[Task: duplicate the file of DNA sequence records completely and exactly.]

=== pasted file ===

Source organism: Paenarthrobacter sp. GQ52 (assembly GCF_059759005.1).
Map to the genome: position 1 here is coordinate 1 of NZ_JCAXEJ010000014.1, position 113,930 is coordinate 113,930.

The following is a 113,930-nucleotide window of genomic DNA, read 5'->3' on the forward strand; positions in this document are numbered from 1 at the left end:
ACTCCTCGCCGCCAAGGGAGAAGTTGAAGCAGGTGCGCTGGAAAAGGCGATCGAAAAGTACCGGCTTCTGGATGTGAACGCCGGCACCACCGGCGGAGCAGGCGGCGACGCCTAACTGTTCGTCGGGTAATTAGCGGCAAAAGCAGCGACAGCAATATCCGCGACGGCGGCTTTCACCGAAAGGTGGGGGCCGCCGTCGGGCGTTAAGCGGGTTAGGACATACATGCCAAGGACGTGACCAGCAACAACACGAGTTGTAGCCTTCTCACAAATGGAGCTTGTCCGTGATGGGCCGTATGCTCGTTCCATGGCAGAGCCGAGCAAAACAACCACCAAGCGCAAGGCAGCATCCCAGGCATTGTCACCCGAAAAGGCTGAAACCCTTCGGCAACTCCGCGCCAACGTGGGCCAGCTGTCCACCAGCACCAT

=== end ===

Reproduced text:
Source organism: Paenarthrobacter sp. GQ52 (assembly GCF_059759005.1).
Map to the genome: position 1 here is coordinate 1 of NZ_JCAXEJ010000014.1, position 113,930 is coordinate 113,930.

The following is a 113,930-nucleotide window of genomic DNA, read 5'->3' on the forward strand; positions in this document are numbered from 1 at the left end:
ACTCCTCGCCGCCAAGGGAGAAGTTGAAGCAGGTGCGCTGGAAAAGGCGATCGAAAAGTACCGGCTTCTGGATGTGAACGCCGGCACCACCGGCGGAGCAGGCGGCGACGCCTAACTGTTCGTCGGGTAATTAGCGGCAAAAGCAGCGACAGCAATATCCGCGACGGCGGCTTTCACCGAAAGGTGGGGGCCGCCGTCGGGCGTTAAGCGGGTTAGGACATACATGCCAAGGACGTGACCAGCAACAACACGAGTTGTAGCCTTCTCACAAATGGAGCTTGTCCGTGATGGGCCGTATGCTCGTTCCATGGCAGAGCCGAGCAAAACAACCACCAAGCGCAAGGCAGCATCCCAGGCATTGTCACCCGAAAAGGCTGAAACCCTTCGGCAACTCCGCGCCAACGTGGGCCAGCTGTCCACCAGCACCAT